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Conservatism will yet have its day

George Wills makes an excellent point:  Because the fiscal cliff deal made permanent the Bush-era tax cuts for all but about 1/2 of 1% of top taxpayers, financing the large federal apparatus liberals have in mind – is not possible.  “The math” will not permit the vast expansions of federal power!

Now that’s good news!  Fought it hook, tooth and nail, with a house speaker jaw boning a deaf president in private, this is nevertheless, a good thing.

Now we plunge on to another crises:  The Debt Limit.  Fiscal legislation originates in the House, money measures must originate with it.  If it wished, it could mandate (to maintain the good faith and credibility of the United States) allow for interest payments to investors, and shut down any expansion of further debt.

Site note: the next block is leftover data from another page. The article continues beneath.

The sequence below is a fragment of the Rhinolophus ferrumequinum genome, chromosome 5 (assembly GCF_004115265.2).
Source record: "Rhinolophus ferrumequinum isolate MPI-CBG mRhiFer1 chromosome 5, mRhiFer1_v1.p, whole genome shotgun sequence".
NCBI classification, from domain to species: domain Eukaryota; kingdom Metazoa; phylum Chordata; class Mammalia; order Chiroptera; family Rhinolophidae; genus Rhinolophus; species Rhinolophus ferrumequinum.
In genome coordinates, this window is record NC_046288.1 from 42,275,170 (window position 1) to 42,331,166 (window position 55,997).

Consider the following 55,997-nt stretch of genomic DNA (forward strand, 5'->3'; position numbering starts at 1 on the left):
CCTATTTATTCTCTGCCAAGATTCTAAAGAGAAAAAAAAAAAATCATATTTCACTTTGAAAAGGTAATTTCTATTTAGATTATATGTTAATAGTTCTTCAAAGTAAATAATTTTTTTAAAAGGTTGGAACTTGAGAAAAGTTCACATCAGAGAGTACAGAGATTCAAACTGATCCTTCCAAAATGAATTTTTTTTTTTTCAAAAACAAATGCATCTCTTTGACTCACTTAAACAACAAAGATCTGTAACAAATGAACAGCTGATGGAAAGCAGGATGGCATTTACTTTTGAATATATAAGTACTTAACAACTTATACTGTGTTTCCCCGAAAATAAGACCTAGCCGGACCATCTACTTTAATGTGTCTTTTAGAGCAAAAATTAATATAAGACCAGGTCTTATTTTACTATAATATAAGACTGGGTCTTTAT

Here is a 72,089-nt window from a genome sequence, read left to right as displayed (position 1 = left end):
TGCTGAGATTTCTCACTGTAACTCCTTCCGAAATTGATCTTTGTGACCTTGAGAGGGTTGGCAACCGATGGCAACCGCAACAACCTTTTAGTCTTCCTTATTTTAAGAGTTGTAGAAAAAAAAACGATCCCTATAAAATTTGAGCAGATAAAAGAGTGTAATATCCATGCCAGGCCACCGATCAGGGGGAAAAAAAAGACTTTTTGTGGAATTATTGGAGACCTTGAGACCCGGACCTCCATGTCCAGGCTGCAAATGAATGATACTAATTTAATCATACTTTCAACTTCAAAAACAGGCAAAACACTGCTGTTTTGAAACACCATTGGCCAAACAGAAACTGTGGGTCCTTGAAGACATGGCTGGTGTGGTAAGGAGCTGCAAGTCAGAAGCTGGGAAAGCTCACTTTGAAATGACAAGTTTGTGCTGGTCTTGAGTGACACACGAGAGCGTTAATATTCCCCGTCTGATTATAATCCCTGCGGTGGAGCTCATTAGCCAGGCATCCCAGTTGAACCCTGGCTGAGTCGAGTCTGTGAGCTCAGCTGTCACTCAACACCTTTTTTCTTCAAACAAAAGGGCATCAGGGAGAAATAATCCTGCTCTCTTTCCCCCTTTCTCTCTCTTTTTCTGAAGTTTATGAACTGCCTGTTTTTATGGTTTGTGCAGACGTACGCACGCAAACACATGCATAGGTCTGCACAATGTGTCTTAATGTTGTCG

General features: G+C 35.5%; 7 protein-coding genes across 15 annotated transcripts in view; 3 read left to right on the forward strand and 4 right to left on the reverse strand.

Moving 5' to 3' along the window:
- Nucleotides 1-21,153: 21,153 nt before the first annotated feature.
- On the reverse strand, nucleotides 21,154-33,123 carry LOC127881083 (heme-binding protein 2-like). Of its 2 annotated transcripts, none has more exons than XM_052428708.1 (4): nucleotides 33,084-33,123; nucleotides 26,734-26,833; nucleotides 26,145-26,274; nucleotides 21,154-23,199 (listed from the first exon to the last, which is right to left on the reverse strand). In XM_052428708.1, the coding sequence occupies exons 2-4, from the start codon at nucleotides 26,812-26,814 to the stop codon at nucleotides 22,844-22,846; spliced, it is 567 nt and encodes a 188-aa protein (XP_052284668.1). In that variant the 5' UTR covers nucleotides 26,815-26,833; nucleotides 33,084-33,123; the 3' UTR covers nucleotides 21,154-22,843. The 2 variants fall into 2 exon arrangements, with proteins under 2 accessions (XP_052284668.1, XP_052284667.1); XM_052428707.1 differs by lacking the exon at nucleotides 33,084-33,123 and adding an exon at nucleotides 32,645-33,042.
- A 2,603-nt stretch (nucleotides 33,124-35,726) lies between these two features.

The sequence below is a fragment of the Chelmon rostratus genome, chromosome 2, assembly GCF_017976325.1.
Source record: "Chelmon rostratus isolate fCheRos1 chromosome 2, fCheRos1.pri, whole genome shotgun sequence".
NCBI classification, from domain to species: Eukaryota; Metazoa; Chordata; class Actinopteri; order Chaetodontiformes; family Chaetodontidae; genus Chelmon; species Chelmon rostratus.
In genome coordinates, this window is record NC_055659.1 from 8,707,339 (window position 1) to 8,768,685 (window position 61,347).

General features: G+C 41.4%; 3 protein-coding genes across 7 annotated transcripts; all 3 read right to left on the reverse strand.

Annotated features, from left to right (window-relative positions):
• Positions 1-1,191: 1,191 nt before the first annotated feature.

It would be vetoed – of course – and a crises of “government shut-down” ensue.  Only essential federal expenditures could take place.  One can’t ask for a more conservative approach to spending!  Hopefully government, under those circumstances, will shut down.  The result of Senate  inactivity, or veto should the Senate pass the bill proposed by the Republicans in the House.

Respectfully Quoted: A Dictionary of Quotations[1] points to The United States Magazine and Democratic Review, whose editor wrote in 1837, “The best government is that which governs least.”



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